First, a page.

A patent specification must sufficiently describe ‘how to make’ and ‘how to use’ the claimed invention in such a manner that those skilled in the relevant art can easily carry it out. Also, the specification must describe the claimed invention in such a way as to reasonably convey to one skilled in the relevant art that the inventors, at the time of the application was filed, had possession of the claimed invention.

Regarding the inventions of which the effects are not predictable from their structures, for example, chemical compounds, working examples showing the effect of the invention must be disclosed in the specification as filed. Working examples should be commensurate with the scope of the claims.

Especially, with respect to patent applications directed to therapeutic uses (ie, pharmaceutical composition claims or Swiss-style claims), the JPO strictly requires that the ‘specification as filed’ discloses the results of the relevant in vitro or in vivo tests that demonstrate feasibility in the treatment. In this regard, the JPO will not accept any late submission after the filing of the application if the specification as filed does not disclose any test results and only describes prophetic examples.

Prior art disclosure obligations

Must an inventor disclose prior art to the patent office examiner?

Patent applicants are required to disclose any prior art references known to the applicants before the priority date. This requirement will be met if the applicant lists the prior art references in the specification. In the case of insufficient disclosure, however, the examiner may issue an OA and ask the applicant to submit additional prior art references. Failing to respond to the OA may result in a final rejection. However, once a patent is issued, the violation cannot be grounds for invalidity.

Pursuit of additional claims

May a patent applicant file one or more later applications to pursue additional claims to an invention disclosed in its earlier filed application? If so, what are the applicable requirements or limitations?

It is possible to file later applications before the earlier filed application is laid open to the public, namely, the issuance of patent application publication, which is usually 18 months after the priority date, provided that the applicant or the inventor has not disclosed the invention elsewhere.

That is, even though the Patent Act has a similar provision to the European Patent Convention, article 54 (3), the Japanese provision will not apply to the later applications filed by the same applicant or in the name of the same inventors as the earlier filed application. However, the applicant (or all the applicants in the case of joint applicants) of the later applications must be exactly the same entity as those of the earlier filed application at the time of filing the later applications, or the inventor (or all the inventors in the case of joint inventors) must be exactly the same as those of the earlier filed application.

Additionally, within one year from the filing date of the earlier application, domestic priority in later applications can be claimed. One or more divisional applications can be filed within certain periods, namely, before the issuance of a first OA, the due period for responding to OA, within 30 days from receiving notice of allowance from the examination division or the due period for filing notice of appeal from final rejection by examination division.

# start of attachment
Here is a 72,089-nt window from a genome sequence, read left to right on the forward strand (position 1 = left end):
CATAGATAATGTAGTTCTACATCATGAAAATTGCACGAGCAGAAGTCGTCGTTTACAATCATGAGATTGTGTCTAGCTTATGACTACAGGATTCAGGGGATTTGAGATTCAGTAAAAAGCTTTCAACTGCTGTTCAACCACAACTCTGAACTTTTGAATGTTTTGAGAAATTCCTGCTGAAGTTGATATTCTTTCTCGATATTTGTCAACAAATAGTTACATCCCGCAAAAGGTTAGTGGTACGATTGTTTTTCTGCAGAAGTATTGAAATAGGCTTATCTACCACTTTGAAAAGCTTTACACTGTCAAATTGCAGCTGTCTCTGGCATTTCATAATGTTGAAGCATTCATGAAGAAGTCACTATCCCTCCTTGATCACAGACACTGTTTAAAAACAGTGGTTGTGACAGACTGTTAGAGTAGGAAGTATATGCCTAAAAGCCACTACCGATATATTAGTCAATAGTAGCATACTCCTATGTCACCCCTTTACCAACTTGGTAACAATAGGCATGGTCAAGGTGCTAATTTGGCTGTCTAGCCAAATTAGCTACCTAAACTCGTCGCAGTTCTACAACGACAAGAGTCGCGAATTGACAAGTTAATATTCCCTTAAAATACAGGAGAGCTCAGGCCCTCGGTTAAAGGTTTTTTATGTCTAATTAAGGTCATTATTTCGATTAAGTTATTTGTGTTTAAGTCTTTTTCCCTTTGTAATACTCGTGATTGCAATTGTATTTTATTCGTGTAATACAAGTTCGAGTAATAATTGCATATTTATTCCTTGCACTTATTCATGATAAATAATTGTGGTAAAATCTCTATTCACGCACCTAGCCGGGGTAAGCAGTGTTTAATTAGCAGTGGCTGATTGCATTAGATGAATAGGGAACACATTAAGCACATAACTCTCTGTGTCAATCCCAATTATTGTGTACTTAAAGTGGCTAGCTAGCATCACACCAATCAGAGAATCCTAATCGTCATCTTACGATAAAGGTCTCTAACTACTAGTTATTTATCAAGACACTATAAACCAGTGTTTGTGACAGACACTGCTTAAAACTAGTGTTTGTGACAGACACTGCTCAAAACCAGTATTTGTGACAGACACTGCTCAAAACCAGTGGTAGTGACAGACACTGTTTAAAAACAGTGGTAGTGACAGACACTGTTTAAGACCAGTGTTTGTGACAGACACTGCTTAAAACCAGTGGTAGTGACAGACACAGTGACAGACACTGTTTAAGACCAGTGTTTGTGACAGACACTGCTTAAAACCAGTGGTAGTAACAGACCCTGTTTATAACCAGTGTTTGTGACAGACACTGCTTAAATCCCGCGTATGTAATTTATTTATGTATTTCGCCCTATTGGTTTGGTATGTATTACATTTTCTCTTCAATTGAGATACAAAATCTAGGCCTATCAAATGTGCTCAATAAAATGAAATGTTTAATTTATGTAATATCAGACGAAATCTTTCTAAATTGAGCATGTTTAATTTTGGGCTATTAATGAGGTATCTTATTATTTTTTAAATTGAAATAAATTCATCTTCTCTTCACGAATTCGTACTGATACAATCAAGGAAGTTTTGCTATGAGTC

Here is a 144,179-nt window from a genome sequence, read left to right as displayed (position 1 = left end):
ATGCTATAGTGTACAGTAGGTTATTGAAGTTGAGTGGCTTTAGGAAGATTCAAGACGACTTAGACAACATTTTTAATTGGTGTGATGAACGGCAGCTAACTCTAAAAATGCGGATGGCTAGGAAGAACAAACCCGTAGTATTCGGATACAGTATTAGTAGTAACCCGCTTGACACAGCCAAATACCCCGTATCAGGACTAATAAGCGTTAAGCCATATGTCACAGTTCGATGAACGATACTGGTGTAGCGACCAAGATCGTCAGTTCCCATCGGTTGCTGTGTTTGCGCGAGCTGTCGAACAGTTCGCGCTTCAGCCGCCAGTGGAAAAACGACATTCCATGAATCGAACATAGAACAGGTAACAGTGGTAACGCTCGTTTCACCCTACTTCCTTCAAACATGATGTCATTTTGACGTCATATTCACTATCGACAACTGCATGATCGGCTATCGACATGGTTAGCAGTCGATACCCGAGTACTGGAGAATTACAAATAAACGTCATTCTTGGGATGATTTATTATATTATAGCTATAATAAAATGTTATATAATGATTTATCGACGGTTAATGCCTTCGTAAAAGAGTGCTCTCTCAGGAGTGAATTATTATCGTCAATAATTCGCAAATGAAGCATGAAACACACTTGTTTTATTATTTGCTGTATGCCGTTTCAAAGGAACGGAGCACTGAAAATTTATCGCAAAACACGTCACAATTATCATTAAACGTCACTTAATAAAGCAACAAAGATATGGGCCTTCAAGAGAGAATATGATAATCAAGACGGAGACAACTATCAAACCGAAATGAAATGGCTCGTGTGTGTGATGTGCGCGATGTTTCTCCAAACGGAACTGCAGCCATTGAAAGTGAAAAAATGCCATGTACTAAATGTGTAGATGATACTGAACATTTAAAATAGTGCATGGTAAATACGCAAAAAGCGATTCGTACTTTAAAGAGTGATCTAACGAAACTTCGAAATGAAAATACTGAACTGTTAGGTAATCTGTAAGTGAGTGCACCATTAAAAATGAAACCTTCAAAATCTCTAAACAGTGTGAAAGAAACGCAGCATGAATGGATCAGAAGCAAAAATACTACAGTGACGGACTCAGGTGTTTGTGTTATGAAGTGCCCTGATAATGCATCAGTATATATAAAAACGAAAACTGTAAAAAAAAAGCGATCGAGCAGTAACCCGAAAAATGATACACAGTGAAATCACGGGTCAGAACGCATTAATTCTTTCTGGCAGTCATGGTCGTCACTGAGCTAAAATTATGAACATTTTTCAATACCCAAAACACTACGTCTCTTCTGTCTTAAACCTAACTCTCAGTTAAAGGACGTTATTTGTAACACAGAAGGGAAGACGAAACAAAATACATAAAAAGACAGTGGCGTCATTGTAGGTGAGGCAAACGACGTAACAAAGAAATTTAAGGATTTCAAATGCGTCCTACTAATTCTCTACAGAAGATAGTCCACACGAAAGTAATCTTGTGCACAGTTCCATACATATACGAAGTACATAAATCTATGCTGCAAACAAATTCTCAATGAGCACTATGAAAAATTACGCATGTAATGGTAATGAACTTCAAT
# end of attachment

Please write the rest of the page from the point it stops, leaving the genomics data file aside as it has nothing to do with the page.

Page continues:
Patent office appeals

Is it possible to appeal an adverse decision by the patent office in a court of law?

Final rejection by the examination division may be appealed before the BPA at the JPO. Where the BPA renders a decision to reject an application, the applicant can appeal the decision to the IP High Court, which is the relevant court of law. Regarding the JPO’s decision for an invalidity action or correction of claims, which are made after the issuance of the patent, the party who received an adverse decision from the JPO can appeal to the IP High Court.

Oppositions or protests to patents

Does the patent office provide any mechanism for opposing the grant of a patent?

Any party may file an opposition within six months after issuance of an Official Gazette for the patent. The grounds for opposition include:

  • lack of novelty or inventive step;
  • interference with another patent application having earlier priority date;
  • violation of claim clarity, enablement or written description requirements; and
  • violation of conditions for an amendment made during prosecution, etc.


The grounds for opposition are the same as the grounds for invalidation trial, with the exception that false inventorship is not a ground for opposition. The proceedings for multiple oppositions to the same patent are usually consolidated. There are no oral hearings in opposition proceedings, and all arguments and evidence need to be filed in writing.

A third party, who has interest in validity of the patent, may file a nullity action (trial for invalidation) at any time. Usually, a single oral hearing will be held. The patentee may have a chance to amend the claims during the trial procedure.

Priority of invention

Does the patent office provide any mechanism for resolving priority disputes between different applicants for the same invention? What factors determine who has priority?

Japan adopts the first-to-file system. A patent application with an earlier filing date defeats a later application concerning the same invention. The priority among applications with the same filing date is decided by an agreement among the applicants through mutual consultation. If no agreement is reached, none of the applicants will obtain a patent for the invention.

Modification and re-examination of patents

Does the patent office provide procedures for modifying, re-examining or revoking a patent? May a court amend the patent claims during a lawsuit?

After issuance of a patent, the patentee can amend the claims by filing a trial for correction before the BPA at the JPO. The trial for correction can be filed at any time unless a trial for invalidation is pending before the BPA at the JPO or an appeal therefrom is pending before the IP High Court. While a trial for invalidation is pending, however, the patentee can make a request for correction within a very limited period during the procedure of trial for invalidation as above.

Patent duration

How is the duration of patent protection determined?

A patent expires 20 years after the filing date of the patent application. For pharmaceutical and agrochemical patents, a patent term extension is available for up to five years upon request by the patentee if the patentee or a licensee thereof receives marketing approval for the patented drug or pesticide from the Japanese authority.

Law stated date

Correct on

Give the date on which the information above is accurate.

19 February 2021.